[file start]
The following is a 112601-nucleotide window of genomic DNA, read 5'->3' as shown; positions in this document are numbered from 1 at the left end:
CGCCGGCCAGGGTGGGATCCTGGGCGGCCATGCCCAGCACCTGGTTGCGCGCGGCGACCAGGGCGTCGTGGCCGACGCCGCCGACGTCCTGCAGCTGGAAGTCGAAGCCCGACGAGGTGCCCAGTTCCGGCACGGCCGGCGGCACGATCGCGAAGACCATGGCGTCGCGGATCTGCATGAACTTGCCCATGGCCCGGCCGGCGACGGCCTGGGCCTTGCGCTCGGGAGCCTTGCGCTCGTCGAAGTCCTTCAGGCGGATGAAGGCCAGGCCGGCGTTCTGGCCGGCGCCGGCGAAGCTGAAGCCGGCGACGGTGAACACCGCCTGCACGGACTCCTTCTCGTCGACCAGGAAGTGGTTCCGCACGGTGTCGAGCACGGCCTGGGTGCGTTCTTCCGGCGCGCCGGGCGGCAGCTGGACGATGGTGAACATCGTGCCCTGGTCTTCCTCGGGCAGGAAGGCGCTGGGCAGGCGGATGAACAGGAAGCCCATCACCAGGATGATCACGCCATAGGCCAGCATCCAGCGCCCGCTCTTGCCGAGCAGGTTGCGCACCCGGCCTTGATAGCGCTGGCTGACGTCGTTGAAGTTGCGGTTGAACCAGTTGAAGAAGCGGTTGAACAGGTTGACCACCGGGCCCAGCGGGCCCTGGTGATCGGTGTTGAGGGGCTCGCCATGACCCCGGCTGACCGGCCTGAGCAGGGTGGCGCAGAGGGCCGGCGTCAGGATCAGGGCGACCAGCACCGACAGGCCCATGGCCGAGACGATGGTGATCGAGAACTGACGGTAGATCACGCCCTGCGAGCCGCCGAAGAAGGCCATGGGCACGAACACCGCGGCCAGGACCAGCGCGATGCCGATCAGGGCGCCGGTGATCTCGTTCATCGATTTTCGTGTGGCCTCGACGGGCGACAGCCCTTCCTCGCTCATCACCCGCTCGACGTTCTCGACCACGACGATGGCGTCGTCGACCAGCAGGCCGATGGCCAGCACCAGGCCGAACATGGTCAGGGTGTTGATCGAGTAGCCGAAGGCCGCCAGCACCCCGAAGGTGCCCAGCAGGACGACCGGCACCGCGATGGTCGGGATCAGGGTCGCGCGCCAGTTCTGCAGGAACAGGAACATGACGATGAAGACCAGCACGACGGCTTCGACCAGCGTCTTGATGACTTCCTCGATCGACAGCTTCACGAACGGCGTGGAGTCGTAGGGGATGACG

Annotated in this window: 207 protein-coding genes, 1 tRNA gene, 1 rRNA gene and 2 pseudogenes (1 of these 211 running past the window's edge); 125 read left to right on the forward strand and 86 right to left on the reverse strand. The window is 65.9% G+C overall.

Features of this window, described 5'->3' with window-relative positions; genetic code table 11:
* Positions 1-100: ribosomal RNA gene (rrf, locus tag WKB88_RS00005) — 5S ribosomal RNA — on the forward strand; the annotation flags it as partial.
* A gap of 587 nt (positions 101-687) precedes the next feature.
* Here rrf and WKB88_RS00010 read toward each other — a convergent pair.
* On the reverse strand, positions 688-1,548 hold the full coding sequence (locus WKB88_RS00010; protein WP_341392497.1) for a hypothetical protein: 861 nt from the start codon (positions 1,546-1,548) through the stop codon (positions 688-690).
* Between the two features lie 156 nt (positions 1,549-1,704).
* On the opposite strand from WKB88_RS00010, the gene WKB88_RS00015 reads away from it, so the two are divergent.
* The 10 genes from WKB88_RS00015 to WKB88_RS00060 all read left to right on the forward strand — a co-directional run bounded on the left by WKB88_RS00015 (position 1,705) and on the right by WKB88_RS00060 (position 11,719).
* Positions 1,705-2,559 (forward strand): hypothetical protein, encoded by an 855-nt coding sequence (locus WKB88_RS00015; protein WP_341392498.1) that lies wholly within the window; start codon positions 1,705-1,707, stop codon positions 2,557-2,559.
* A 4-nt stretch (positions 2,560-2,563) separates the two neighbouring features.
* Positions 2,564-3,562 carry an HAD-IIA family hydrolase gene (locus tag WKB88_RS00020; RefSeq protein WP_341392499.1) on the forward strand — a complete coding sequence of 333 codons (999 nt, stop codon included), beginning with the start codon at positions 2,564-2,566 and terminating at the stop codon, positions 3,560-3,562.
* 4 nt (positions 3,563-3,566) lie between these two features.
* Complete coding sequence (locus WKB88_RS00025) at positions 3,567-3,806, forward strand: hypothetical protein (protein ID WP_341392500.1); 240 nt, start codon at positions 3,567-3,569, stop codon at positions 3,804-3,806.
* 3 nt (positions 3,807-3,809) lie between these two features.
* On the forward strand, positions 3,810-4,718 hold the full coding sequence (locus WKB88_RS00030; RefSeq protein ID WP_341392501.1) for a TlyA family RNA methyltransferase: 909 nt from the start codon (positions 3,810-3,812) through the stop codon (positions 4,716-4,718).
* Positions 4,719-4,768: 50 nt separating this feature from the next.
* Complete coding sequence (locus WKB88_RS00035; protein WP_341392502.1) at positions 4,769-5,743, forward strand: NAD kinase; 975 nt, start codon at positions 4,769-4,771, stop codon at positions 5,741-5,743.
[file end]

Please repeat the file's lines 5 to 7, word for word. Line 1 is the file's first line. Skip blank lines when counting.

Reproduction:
* Positions 1-100: ribosomal RNA gene (rrf, locus tag WKB88_RS00005) — 5S ribosomal RNA — on the forward strand; the annotation flags it as partial.
* A gap of 587 nt (positions 101-687) precedes the next feature.
* Here rrf and WKB88_RS00010 read toward each other — a convergent pair.